Logo of Phnom Penh Post newspaper Phnom Penh Post - Factory health plan starts slow

Factory health plan starts slow

Factory health plan starts slow

A PROGRAMME designed to provide garment workers with health care has struggled to attract factory owners since launching last March, but organisers say they hope it will serve 100,000 workers by the end of 2011.

Established by the Garment Manufacturers Association in Cambodia and the French NGO Groupe de Recherches et d’Etudes Technologiques (GRET), the programme has grown to enompass six different health-care facilities. Preah Kossamak Hospital and a health centre in Tuol Kork began participating on February 1.

Under the programme, workers at participating garment factories can receive health care for US$1.60 per month, a cost shared between the workers and their employers, said project manager Aurore Lambert.

“Each month the money comes from the worker’s salary, and they can get free health care whenever they need it from the public health facilities involved,” Lambert said.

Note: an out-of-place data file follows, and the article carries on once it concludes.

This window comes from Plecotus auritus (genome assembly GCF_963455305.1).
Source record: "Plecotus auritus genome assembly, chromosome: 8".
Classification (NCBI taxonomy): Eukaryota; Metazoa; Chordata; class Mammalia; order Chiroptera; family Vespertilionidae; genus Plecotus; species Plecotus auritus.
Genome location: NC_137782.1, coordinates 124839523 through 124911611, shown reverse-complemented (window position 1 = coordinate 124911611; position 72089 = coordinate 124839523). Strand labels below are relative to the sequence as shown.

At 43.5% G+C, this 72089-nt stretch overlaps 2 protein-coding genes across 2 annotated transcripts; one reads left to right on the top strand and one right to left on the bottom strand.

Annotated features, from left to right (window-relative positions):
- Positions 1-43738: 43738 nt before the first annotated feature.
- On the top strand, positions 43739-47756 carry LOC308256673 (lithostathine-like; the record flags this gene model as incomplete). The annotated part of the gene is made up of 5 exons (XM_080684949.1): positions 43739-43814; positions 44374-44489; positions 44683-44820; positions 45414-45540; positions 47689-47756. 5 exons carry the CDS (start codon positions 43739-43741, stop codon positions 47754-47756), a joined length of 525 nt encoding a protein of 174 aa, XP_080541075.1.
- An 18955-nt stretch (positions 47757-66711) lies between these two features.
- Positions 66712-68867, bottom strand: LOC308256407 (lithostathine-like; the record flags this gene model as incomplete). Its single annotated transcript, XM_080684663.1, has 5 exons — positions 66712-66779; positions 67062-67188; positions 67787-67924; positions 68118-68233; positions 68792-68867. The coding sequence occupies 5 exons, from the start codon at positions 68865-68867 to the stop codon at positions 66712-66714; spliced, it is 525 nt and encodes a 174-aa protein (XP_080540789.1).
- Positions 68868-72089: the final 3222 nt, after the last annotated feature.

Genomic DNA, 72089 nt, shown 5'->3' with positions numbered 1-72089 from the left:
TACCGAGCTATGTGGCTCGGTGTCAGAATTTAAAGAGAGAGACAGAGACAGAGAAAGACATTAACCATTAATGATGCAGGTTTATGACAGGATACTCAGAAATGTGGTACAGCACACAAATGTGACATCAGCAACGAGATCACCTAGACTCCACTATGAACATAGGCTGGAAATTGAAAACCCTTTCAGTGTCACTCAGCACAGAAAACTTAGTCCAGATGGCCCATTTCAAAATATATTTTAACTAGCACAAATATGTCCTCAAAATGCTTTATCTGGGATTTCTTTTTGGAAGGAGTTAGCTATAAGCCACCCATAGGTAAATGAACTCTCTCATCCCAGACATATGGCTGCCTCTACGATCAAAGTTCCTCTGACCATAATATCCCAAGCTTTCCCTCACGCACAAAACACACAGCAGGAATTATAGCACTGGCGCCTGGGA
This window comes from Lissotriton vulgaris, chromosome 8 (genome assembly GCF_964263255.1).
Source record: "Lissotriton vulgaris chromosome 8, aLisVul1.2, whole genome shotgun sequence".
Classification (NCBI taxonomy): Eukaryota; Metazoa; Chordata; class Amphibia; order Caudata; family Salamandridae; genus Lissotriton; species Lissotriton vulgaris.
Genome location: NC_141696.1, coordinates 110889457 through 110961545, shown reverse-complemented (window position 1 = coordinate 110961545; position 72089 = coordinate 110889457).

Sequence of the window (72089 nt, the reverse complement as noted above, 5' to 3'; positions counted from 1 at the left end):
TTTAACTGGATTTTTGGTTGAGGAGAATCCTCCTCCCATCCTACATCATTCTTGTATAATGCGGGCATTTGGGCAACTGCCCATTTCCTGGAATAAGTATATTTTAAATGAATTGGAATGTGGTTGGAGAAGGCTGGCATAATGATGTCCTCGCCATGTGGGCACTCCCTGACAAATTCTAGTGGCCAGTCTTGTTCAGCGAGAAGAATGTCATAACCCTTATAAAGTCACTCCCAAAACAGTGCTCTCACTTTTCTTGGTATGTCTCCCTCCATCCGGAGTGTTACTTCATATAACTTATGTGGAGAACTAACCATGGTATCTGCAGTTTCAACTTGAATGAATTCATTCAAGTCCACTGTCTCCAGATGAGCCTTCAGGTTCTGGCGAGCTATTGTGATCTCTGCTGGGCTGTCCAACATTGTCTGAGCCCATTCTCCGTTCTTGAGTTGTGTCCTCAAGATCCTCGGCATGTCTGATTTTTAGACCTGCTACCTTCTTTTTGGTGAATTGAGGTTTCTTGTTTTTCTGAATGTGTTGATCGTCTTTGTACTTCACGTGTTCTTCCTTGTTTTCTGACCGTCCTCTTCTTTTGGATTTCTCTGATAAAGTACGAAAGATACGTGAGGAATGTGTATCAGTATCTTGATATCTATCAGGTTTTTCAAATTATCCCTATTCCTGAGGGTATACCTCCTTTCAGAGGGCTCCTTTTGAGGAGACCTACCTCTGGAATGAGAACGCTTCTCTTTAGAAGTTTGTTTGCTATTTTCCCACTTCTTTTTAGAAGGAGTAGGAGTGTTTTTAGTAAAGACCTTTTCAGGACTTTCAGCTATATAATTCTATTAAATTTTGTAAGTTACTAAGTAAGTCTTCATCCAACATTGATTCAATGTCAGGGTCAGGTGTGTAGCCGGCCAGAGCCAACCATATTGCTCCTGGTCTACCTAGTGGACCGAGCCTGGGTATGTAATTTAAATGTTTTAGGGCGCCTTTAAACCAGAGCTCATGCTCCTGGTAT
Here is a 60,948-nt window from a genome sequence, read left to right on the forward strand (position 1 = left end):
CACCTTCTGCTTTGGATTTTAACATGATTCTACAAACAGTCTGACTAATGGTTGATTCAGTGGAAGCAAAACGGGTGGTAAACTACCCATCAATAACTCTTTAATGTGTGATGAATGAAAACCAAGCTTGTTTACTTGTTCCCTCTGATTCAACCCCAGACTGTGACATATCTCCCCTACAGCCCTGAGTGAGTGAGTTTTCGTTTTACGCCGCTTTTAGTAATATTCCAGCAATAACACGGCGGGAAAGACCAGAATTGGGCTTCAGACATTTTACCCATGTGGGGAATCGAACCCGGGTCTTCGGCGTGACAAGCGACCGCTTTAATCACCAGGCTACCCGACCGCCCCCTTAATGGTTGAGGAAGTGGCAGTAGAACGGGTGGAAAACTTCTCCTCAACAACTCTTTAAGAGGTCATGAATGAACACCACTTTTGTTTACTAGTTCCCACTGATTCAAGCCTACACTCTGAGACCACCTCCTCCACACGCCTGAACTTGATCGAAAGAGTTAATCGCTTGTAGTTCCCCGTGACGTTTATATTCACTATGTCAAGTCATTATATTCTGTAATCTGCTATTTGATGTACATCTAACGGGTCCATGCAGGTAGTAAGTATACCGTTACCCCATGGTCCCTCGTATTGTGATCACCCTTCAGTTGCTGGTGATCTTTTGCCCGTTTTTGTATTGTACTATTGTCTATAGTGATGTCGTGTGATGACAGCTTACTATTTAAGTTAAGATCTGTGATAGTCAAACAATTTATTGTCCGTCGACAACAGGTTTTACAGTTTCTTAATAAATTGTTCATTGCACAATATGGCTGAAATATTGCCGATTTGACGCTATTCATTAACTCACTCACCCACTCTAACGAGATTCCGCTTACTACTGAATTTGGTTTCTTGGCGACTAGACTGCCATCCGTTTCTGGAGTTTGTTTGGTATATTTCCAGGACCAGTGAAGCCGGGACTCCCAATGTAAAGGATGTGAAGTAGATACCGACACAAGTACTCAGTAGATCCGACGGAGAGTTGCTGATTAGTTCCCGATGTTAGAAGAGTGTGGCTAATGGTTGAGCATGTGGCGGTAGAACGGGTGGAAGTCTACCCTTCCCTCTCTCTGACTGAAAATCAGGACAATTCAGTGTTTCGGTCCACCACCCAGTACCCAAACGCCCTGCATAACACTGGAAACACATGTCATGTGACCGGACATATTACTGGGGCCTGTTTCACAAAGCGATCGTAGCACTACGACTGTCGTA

The programme pays a flat fee to partially cover the costs of the workers’ health care. At Cambodian-Russian Frienship Hospital, for instance, the programme pays $61 for each patient who goes in for treatment, regardless of how much the treatment ends up costing.

Lambert blamed the economic crisis for the programme’s slower-than-expected start.

“The first garment workers were insured in September of last year. We were hoping to have 10,000 workers covered in the first year, but because of the financial crisis it is hard to convince factory management to pay their contribution for the insurance,” Lambert said.

She said more than 2,000 garment workers are currently participating in the programme.

In general, she said, health insurance is an altogether foreign concept for many garment workers.

“It took a while for workers to understand the idea of health insurance ... but after a few months we have noticed more people wanting to join,” she said.

Chim Sokly, a garment worker who has been enrolled in the programme for the past six months, said she had visited the hospital three times during that period.

“It is good to be able to come to the hospital knowing I won’t have to pay large costs,” she said during a checkup at Cambodian-Russian Friendship Hospital on Tuesday. “Before I would just get medicine at the pharmacy because the hospital was too expensive.”

Lambert said the programme was set to be transferred to the National Social Security Fund in 2011.

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